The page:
TABLE I Percent On 40 mesh 3 On 60 mesh 63 On mesh 10 On mesh 12 Fines (smaller than 100 mesh) 12 The above extruder-cooked powder was substituted for the roll-cooked corn component in an otherwise prior art conventional CSM formulation but modified to include sugar and table salt to provide the parts by weight formulation shown in Table II, which formulation, analyzing 19.5 percent protein (dry basis) and 2.0 percent fat (dry basis), was usable as an instant beverage mix.
TABLE II Percent Extruder-cooked degerminated corn particles 61 Defatted toasted soybean flour, refatted to 6% 22 Nonfat dry milk solids 5 Minerals and vitamins 2 Table salt 2 Sucrose 8 A beverage was easily prepared simply by adding 25 g. of the above formulation to ml. of cold water in a lidded shaker and shaking by hand for about 5 seconds. The resulting beverage had a 25 C. Brookfield viscosity of 280 cps. and was stable, smoothly homogeneous, and free of lumps and grittiness.
In place of the herein employed particles, fines thereof can be agglomerated in known manner and the inoperatively large aggregates then remilled and fractionated in the described manner for use herein.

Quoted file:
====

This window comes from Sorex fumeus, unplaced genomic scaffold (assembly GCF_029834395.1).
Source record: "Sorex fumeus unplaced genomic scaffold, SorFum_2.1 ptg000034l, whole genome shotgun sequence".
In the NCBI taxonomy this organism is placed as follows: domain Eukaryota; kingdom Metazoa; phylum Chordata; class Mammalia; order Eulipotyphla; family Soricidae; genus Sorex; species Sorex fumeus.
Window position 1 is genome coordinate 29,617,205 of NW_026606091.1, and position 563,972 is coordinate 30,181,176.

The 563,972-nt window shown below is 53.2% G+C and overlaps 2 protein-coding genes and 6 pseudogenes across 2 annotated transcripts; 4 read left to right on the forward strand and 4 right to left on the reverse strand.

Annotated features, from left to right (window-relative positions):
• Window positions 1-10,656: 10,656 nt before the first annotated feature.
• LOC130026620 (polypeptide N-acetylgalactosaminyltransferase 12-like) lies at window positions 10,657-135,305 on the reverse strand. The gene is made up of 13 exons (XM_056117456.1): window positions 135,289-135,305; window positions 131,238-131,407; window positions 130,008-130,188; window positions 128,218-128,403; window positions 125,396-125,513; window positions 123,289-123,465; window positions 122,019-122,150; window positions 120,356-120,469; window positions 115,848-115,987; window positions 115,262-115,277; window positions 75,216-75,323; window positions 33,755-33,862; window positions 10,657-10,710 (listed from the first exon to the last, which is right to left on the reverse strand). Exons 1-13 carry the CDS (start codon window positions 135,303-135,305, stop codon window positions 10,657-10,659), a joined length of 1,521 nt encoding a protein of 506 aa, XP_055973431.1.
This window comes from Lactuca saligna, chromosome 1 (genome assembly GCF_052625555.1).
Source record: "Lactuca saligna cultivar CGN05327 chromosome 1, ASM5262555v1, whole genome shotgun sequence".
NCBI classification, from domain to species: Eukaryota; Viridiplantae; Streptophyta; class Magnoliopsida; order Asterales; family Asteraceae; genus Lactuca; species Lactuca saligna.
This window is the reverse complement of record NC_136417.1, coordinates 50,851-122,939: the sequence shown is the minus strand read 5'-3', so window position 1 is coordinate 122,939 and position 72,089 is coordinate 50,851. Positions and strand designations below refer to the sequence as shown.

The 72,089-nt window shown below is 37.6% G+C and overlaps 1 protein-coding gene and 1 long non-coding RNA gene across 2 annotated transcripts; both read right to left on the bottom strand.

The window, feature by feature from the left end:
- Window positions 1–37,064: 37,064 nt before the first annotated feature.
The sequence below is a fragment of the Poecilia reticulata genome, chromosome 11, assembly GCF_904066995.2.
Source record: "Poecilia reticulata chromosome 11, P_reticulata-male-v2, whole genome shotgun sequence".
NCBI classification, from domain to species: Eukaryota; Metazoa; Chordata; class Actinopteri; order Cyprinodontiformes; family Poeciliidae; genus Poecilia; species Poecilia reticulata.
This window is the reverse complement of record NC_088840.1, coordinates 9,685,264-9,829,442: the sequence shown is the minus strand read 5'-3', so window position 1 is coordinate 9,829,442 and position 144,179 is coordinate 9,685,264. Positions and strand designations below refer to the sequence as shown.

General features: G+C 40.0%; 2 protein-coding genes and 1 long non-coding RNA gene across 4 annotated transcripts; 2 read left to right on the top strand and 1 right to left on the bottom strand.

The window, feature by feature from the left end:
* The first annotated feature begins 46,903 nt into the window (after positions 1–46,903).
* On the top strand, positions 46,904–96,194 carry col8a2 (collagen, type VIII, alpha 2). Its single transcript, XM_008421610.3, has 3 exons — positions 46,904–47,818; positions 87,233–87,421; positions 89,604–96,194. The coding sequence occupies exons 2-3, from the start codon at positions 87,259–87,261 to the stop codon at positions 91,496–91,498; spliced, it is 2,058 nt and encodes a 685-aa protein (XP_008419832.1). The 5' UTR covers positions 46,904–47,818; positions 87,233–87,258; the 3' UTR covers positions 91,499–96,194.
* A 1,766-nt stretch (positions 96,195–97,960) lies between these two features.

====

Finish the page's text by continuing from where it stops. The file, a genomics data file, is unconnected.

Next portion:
For information purposes, the Brookfield viscosities at various aqueous concentrations of the extruder-cooked corn endosperm particles per so are set forth in Table III.
TABLE III Brookfield viscosity, cps.
Extruder-cooked corn endosperm solids, percent:
Ten pounds of degerminated grain sorghum brewers grits were tempered with percent moisture which was then internally equilibrated for several hours. The tempered grits were then fed into the same screw extruder used in Example 1 and therein were subjected to the same conditions. The friable extrudate was then ground on the previously described corrugated rollers, and then fractionated on a 40 mesh screen to remove the larger part1- cles. The particles retained thereon were reground and rescreened as before to provide a fraction for adding back to the main fraction, following which the sieve analysis of the particle size distribution was virtually identical with that of Example 1. The finely divided extruder-cooked grain sorghum was substituted for the cOoked degerminated corn particles and formulated precisely as in Table II, excepting that full-fat soy flour was substituted for defatted, toasted soybean El'lOllI, to provide an instant beverage mix analyzing 18.3 percent, dry basis, of protein and 5.7 percent of fat. A smooth, highly palatable beverage was obtained by stirring 25 g. of the mix into 175 m1. cold water with a fork. The beverage had a Brookfield viscosity of 80 cps.